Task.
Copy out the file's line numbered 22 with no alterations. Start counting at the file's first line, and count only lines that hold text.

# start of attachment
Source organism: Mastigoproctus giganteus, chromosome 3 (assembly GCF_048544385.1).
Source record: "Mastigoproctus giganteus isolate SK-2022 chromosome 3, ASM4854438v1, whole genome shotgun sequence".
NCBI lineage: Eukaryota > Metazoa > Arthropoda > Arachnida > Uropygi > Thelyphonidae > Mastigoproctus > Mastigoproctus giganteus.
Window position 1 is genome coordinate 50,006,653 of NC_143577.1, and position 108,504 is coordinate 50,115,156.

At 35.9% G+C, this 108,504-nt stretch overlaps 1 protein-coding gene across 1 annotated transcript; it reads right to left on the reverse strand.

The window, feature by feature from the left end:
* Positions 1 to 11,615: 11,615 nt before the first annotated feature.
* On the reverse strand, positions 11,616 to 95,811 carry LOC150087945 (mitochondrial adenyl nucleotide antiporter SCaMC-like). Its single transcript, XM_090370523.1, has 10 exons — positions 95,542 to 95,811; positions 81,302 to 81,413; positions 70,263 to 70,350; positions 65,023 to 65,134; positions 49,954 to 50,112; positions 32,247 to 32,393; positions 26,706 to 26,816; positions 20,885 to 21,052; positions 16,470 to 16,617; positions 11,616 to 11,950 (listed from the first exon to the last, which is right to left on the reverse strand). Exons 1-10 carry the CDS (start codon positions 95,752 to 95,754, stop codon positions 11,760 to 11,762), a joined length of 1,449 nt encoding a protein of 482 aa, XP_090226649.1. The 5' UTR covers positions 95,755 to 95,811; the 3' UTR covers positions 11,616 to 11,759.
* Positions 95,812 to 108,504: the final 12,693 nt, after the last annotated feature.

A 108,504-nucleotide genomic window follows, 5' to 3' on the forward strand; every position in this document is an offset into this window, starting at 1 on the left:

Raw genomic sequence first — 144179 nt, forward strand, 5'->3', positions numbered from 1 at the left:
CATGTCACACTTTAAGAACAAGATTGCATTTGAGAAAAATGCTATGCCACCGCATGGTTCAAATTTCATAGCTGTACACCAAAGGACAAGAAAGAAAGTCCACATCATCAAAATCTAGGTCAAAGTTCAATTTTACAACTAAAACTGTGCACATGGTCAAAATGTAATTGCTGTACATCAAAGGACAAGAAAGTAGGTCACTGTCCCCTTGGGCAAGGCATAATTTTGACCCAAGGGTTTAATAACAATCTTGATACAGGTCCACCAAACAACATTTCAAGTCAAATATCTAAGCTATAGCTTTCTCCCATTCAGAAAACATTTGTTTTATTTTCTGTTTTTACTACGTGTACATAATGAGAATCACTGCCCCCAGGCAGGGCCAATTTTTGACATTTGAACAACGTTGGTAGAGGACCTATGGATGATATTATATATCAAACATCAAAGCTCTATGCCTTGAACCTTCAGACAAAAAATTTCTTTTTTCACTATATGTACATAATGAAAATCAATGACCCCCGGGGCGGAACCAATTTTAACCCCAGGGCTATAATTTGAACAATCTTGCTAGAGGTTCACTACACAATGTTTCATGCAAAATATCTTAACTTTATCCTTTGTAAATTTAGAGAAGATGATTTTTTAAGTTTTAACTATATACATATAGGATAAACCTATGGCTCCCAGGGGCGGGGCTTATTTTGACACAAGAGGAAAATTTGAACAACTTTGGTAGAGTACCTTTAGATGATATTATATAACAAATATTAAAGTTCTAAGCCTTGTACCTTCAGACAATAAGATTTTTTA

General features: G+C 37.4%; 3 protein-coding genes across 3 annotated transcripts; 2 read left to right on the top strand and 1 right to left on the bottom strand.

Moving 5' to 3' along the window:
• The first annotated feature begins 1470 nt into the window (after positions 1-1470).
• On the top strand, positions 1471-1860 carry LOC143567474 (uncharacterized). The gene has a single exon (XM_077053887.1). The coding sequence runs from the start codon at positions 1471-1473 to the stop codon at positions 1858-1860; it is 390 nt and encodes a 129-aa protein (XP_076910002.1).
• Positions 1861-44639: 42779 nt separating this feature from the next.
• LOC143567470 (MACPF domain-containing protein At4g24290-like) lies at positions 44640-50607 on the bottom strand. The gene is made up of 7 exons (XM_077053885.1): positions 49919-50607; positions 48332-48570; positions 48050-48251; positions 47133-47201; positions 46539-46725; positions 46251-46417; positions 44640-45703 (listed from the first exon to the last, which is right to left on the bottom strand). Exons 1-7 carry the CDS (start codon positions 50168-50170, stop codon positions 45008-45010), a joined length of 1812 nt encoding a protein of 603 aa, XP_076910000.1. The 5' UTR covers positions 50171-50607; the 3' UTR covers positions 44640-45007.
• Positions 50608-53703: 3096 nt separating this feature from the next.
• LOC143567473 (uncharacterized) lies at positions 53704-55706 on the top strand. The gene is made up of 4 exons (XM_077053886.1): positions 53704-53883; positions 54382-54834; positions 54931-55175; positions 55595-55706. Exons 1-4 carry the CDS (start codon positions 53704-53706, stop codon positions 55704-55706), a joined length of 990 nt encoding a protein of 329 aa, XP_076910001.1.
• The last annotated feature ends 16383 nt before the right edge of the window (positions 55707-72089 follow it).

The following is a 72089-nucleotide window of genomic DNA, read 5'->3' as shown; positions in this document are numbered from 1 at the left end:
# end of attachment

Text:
The following is a 72089-nucleotide window of genomic DNA, read 5'->3' as shown; positions in this document are numbered from 1 at the left end: